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April 15, 2024
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We continue our big picture analyses with a comparison of the in-service fleets at Airbus and Boeing for the years 2000, 2007 and 2014.  This provides an interesting opportunity to see how these two OEMs are doing in the market. As the charts show, there is a distinct difference.



  • Airbus’ fleet is biased towards the smaller seat segments – over 60% of its in-service fleet is in the segments between 111-170 seats.  In absolute terms, the Airbus fleet in these two segments rose from 1,193 to 2,787 and then 4,962.  This is an eye-popping growth rate.  Airbus has been churning out A320s.
  • In the 171-200 seat segment Airbus has seen its fleet (A321) grow from 172 to 421 and finally 1,015.   This segment is an area of strength for Airbus.
  • In the 201-240 seat segment, the A310 was outclassed by the 767 and more recently the segment will be dominated by the 787.
  • In percentage terms the means the 241-300 seat segment looks like it is getting weaker. In fact, in absolute terms, the fleet grew from 651 to 940 and then 1,350.  The Airbus fleet here transitioned from A300s to A340s and A330s.  This is also the space the A350-900 will occupy.  In 2000 27% of the fleet was made up of A330s, which then grew to 54% and finally 80%.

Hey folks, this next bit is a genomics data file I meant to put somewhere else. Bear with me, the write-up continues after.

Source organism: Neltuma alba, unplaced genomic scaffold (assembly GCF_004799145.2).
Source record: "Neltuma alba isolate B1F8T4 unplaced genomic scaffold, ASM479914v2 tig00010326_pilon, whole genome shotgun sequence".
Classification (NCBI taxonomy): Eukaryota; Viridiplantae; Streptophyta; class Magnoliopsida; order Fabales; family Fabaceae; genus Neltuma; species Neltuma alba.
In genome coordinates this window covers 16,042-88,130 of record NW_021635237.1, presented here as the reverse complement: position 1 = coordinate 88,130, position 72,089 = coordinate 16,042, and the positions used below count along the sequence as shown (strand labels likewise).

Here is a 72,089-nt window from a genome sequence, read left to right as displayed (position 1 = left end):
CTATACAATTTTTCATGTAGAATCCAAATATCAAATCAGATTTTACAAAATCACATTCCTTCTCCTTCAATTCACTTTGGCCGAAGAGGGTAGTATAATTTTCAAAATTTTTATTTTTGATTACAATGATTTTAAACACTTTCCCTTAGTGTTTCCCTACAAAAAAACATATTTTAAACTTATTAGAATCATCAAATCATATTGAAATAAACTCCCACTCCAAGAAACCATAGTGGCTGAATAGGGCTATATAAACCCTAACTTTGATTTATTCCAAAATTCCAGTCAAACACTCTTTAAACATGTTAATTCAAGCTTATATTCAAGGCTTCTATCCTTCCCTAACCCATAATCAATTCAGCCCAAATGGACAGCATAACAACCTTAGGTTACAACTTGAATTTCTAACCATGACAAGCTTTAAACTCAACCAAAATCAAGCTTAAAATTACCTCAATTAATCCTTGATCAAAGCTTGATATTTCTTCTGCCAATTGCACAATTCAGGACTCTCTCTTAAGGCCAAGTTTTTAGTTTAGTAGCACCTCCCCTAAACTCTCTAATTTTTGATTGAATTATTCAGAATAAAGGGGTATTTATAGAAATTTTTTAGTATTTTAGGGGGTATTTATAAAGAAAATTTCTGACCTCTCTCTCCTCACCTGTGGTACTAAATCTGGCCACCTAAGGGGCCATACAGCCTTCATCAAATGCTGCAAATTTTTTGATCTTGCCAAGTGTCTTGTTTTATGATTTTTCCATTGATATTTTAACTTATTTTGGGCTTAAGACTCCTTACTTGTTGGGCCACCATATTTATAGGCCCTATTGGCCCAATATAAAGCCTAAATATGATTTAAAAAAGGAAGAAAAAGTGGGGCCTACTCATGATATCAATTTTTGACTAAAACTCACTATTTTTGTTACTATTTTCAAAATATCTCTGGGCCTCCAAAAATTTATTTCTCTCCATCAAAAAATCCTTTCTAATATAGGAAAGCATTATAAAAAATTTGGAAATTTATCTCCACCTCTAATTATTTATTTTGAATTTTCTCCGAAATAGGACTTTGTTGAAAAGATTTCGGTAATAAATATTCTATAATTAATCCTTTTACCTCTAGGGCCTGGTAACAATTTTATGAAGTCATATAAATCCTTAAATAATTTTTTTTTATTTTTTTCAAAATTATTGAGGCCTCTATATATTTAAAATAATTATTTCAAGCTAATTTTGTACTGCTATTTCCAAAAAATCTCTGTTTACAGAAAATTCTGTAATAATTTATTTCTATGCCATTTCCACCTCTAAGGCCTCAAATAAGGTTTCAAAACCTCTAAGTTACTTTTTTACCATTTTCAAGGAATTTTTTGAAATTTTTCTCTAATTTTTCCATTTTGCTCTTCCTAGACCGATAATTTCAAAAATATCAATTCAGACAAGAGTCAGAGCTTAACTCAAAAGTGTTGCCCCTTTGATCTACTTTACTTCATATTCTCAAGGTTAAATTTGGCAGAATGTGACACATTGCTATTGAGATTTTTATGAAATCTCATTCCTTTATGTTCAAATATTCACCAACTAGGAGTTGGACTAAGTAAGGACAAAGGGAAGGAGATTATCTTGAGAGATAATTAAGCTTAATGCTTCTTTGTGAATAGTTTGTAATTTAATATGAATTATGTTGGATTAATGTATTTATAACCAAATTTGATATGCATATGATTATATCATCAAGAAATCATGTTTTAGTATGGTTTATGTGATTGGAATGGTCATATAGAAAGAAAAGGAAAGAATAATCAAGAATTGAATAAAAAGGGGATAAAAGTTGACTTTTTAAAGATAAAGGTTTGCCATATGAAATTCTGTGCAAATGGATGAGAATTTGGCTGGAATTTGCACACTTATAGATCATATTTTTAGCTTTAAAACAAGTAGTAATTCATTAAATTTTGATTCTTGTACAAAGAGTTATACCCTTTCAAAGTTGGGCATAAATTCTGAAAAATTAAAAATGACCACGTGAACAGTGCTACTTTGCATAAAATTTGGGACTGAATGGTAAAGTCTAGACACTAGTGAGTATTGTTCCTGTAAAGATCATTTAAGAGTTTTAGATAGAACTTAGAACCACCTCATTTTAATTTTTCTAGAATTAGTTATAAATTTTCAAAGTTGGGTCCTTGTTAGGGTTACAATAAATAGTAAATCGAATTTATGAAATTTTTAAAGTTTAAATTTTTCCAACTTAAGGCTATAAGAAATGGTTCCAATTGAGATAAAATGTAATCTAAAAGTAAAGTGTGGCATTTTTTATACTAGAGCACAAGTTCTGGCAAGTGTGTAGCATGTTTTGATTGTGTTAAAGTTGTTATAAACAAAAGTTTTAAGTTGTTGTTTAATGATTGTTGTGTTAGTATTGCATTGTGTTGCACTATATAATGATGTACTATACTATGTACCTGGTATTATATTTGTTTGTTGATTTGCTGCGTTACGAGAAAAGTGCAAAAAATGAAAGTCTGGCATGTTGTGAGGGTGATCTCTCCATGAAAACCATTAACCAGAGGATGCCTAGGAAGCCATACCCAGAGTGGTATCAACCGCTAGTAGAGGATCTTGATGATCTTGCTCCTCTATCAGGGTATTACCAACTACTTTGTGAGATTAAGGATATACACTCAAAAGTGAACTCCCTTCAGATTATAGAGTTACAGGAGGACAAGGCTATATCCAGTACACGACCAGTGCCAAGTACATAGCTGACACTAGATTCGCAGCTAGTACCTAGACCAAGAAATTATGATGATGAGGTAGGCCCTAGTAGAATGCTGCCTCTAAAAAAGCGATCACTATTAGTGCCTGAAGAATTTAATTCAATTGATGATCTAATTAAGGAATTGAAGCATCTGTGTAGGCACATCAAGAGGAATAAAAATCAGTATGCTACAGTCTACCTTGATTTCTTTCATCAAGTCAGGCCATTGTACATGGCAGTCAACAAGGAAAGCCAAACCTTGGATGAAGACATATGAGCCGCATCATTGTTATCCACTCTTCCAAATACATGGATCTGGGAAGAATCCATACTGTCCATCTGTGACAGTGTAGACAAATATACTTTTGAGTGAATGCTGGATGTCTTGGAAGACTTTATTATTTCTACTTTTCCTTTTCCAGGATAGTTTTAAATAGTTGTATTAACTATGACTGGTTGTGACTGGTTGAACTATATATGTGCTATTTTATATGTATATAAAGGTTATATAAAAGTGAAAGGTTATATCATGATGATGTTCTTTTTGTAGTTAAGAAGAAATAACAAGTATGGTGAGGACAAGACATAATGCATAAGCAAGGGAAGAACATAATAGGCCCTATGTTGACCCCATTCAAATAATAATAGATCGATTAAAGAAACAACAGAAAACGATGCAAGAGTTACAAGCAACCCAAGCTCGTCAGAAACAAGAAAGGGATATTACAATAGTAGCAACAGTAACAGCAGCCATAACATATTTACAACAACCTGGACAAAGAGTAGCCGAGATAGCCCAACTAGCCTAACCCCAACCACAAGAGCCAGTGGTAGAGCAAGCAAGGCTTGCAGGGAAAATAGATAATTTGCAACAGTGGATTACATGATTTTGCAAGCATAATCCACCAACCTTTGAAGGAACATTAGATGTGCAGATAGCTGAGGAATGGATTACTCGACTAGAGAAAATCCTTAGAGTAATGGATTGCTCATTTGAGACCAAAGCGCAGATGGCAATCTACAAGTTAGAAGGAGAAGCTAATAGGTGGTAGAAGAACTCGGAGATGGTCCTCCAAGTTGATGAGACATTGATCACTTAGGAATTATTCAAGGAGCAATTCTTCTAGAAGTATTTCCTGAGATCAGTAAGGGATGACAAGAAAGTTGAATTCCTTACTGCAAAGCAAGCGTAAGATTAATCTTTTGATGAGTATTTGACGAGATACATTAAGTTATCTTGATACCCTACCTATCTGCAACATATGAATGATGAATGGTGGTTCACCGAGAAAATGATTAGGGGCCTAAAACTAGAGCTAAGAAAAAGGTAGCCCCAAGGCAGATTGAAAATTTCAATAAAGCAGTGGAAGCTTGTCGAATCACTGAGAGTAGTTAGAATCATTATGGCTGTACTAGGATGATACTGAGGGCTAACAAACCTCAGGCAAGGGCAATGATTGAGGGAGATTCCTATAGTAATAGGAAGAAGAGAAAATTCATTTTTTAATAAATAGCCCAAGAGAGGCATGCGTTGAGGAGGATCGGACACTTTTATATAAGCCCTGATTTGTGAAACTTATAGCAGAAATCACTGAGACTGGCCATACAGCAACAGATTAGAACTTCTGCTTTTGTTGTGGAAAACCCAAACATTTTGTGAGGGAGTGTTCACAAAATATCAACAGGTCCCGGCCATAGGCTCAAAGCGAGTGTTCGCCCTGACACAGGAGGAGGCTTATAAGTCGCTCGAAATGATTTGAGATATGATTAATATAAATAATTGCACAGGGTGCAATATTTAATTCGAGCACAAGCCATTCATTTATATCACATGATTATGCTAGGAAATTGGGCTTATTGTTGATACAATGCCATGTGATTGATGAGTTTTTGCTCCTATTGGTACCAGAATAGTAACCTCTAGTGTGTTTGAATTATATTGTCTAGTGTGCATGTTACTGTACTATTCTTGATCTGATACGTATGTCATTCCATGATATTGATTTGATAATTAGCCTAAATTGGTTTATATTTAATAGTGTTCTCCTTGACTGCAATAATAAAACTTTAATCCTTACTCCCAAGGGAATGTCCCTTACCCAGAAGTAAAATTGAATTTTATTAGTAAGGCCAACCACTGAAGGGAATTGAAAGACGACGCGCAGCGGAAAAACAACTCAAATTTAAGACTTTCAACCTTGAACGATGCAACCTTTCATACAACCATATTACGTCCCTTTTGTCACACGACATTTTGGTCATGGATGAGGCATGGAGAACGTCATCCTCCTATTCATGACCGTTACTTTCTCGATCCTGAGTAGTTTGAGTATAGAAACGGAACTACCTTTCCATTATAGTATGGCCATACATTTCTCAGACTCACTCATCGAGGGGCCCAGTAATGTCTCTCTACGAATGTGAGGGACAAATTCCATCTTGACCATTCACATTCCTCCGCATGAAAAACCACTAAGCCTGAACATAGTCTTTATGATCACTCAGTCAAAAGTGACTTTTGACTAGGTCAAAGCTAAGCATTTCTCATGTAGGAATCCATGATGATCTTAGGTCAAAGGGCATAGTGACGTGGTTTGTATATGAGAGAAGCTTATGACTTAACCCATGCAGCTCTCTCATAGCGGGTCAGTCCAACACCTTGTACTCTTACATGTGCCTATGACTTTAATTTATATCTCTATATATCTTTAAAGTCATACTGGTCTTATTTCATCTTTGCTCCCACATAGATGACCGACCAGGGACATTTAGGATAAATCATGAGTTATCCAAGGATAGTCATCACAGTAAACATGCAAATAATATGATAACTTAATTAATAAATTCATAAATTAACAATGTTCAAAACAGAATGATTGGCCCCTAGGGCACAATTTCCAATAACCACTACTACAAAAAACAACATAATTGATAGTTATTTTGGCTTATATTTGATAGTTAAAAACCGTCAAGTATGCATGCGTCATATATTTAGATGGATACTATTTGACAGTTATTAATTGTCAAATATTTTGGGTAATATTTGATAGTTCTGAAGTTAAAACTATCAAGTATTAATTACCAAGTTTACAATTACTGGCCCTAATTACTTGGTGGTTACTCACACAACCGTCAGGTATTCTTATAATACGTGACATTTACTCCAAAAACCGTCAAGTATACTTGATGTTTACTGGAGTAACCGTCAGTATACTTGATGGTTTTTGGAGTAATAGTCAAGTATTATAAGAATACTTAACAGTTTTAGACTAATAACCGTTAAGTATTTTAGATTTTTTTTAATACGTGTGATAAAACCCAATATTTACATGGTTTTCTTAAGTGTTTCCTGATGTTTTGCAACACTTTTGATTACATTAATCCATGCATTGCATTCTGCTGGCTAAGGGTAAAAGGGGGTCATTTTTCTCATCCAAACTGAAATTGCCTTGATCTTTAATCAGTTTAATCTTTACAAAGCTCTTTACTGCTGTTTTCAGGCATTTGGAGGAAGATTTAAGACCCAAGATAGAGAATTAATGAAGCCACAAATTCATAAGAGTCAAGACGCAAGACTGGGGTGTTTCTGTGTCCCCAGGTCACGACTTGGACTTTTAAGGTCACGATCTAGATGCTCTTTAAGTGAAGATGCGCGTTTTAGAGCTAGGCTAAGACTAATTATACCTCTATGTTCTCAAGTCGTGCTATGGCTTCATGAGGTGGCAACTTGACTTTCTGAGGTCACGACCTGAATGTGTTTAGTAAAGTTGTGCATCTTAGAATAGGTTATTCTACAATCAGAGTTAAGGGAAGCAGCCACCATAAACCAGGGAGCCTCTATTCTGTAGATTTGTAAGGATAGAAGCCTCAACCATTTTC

• In the larger seat segments Airbus saw its A340-600 flounder, while its A380 started to eat away at Boeing‘s monopoly at the top end.
  • Clearly Airbus behavior towards Bombardier is now clear to see.  The CSeries is a manifest threat to a key market for Airbus.  Embraer can expect the same reaction as its E2 gets closer to EIS.


  • Boeing has what looks like being a much more balanced fleet.  About half its in-service fleet is in the same segments as those at Airbus.  Boeing is much stronger in the larger aircraft segments.
  • As with Airbus, Boeing is clearly on the way out of the under 110 seat segment.  It looks like both Airbus and Boeing are also seeing less activity in the 111-140 seat segment.
  • Between 111-170 seats Boeing’s absolute numbers are 2,844 in 2000 to 3,905 in 2007 and 5,526 in 2014.  Although not as rapid a growth as at Airbus, Boeing remains king of the hill in these combined segments.
  • In the 171-200 seat segment, Boeing’s 757 was undisputed leader. But that has tailed off to where there were more A321s in passenger service than 757s in 2014. Boeing’s other offering in this space was the 767-200 which is also fading.  The newer 737-900 has not managed to get back the traction lost by the 757.
  • In the 201-240 seat segment Boeing has had a relatively stable fleet.  This is testimony to the 767-300 being a very successful aircraft with no real segment competition from Airbus.  Boeing’s 787-8 should continue to hold sway here.  Airbus A330 and A350 are a segment higher and essentially bracketed by Boeing offerings.
  • Boeing’s next strengths are in the 300+ seat segments where its 777 and 747 dominate.  The Boeing fleet grew from 1,022 in 2000 to 1,247 and finally 1,500.  Growth is steady, but to get an idea of how Boeing dominates the larger seat segments, bear in mind that Airbus corresponding numbers were zero in 2000, then 106 in 2007 and 280 in 2014.  Of that 280, 54% were A380s.

The Bottom Line